Paper and plastics commodity webinars conclude ISRI Virtual Spotlight Series
The Institute of Scrap Recycling Industries' (ISRI) annual commodity spotlight series continues this week with the Spotlight on Paper on Wednesday, June 3. The Spotlight on Plastics concludes the series on Thursday, June 11.
Spotlight on Paper: Wednesday, June 3, 2:00 p.m. ET.
This year's Spotlight on Paper will provide valuable insights for paper processors, MRF operators and mills on how shifts in consumer habits will change our relationship with paper and packaging.
According to ISRI, attendees will gain a strong understanding of both the short and longer term outlooks for the sector from those of AFRY Management Consulting, a leading advisor to the world's energy, forest, and bio-based industries. This will include a deep dive into the effects we have already seen on selected pulp and paper sectors during the COVID-19 pandemic and its impact on selected industry sectors.
Spotlight on Plastics & Briefing on Basel Convention: Thursday, June 11, 1:00 p.m. ET.
The global plastics and petrochemical markets continue to be negatively impacted by the productivity and economic downturn caused by COVID-19, especially in the oil and gas sector. The continued public attention on plastic consumption and concerns raised at international forums about EOL plastic trade has also become an issue.
This two-panel virtual event will feature leading experts providing an outlook on the primary plastic and plastic scrap markets, as well as U.S. Government officials sharing details on compliance requirements for the Basel Convention's new plastic scrap trade regime that will be implemented in 2021.
According to ISRI, this is a must attend event for any one processing, brokering, or consuming plastic scrap or considering getting into the business. The virtual spotlight series is free for ISRI members, $195 for non-members.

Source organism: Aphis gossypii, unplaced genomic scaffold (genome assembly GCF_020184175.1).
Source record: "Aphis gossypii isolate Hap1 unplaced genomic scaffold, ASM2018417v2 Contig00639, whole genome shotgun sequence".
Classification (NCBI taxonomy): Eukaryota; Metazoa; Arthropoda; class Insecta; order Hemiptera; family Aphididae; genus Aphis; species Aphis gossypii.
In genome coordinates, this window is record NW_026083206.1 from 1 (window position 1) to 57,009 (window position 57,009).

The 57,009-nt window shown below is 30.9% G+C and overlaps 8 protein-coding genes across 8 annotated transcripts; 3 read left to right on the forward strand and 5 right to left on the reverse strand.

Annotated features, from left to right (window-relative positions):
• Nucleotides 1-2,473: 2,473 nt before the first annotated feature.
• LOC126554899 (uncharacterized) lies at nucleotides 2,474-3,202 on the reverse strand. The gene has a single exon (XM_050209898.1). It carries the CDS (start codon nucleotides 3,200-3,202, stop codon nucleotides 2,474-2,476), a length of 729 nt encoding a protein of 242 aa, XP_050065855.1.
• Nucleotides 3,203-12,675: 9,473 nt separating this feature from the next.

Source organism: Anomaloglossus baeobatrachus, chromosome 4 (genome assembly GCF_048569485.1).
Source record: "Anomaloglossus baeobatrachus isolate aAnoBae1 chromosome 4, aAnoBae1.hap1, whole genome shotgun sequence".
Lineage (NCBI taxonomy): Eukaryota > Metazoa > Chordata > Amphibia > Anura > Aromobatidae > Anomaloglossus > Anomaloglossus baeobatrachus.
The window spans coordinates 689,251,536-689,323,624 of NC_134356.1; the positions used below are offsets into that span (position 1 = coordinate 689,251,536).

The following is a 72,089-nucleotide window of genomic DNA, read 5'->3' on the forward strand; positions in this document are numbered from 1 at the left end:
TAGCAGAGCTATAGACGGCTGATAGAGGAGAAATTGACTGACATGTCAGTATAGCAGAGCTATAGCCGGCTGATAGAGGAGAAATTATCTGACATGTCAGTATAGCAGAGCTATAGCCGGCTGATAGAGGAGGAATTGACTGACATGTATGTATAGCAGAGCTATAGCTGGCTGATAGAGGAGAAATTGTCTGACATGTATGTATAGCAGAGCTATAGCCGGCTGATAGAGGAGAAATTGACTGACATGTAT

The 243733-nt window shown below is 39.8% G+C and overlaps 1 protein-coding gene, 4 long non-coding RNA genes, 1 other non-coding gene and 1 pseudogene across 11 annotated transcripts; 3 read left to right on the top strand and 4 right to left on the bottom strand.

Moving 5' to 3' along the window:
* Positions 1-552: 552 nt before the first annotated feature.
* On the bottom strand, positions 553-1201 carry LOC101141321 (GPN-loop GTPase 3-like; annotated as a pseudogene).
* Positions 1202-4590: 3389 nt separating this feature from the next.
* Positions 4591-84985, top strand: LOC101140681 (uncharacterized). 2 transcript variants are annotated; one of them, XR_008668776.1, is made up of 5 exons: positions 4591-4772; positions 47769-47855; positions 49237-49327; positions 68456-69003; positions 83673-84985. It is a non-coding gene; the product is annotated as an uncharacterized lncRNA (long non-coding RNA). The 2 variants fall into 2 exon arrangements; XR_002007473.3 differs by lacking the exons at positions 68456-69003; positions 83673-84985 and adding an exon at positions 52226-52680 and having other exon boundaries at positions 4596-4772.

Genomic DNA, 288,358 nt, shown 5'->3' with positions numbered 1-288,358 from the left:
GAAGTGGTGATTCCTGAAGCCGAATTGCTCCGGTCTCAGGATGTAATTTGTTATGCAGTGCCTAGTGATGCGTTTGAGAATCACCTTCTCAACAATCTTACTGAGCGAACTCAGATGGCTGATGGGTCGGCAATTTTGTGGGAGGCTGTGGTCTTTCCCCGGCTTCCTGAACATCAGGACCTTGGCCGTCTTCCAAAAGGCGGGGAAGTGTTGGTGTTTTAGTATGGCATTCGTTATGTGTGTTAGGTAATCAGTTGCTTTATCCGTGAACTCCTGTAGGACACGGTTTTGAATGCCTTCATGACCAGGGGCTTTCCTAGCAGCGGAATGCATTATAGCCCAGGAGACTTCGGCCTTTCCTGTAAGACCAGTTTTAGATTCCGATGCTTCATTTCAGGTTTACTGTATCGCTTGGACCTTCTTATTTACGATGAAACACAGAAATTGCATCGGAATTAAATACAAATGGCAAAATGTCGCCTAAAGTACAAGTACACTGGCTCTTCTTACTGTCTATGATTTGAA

Virtual spotlights in the series in May included ferrous, copper and aluminum.
Traditionally, waste management companies have operated using a simple "management of waste" approach to operating a MRF. Throughput targets and continuous operation (minimal downtime) were the main driving forces. The industry has changed however, and the focus moving forward is now on optimizing system performance and reliability, in conjunction with increasing recycling rates and a drive for a "greener" and more sustainable tomorrow.
When considering the addition of, or upgrade to, an "intelligent" MRF, for municipalities or private operators, the main factors should always be the client's (operator) current requirements, and evolving market needs, which include throughput, reliability, output quality, and adaptability. Equally important is a full understanding of what is really expected from any proposed system. Having an engaged and focused mindset for the project with the client from the beginning, will impact and drive the entire design process. This then impacts the overall project result, through to the productive, efficient, ongoing operation of the facility itself.